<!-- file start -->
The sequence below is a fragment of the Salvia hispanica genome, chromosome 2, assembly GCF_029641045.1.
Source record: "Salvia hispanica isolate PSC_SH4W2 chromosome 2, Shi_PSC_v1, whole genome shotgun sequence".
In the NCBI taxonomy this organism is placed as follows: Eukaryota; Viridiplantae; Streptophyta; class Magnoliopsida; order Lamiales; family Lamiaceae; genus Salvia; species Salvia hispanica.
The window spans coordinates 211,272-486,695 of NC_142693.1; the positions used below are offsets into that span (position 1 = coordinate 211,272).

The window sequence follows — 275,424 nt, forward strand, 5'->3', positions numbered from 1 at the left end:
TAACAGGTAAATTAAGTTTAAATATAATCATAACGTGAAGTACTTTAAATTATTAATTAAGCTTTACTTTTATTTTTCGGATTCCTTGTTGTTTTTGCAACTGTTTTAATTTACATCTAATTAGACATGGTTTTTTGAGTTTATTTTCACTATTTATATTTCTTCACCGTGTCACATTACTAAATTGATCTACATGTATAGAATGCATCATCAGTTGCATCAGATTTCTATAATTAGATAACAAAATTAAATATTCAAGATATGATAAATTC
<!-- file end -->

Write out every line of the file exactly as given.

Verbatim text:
The sequence below is a fragment of the Salvia hispanica genome, chromosome 2, assembly GCF_029641045.1.
Source record: "Salvia hispanica isolate PSC_SH4W2 chromosome 2, Shi_PSC_v1, whole genome shotgun sequence".
In the NCBI taxonomy this organism is placed as follows: Eukaryota; Viridiplantae; Streptophyta; class Magnoliopsida; order Lamiales; family Lamiaceae; genus Salvia; species Salvia hispanica.
The window spans coordinates 211,272-486,695 of NC_142693.1; the positions used below are offsets into that span (position 1 = coordinate 211,272).

The window sequence follows — 275,424 nt, forward strand, 5'->3', positions numbered from 1 at the left end:
TAACAGGTAAATTAAGTTTAAATATAATCATAACGTGAAGTACTTTAAATTATTAATTAAGCTTTACTTTTATTTTTCGGATTCCTTGTTGTTTTTGCAACTGTTTTAATTTACATCTAATTAGACATGGTTTTTTGAGTTTATTTTCACTATTTATATTTCTTCACCGTGTCACATTACTAAATTGATCTACATGTATAGAATGCATCATCAGTTGCATCAGATTTCTATAATTAGATAACAAAATTAAATATTCAAGATATGATAAATTC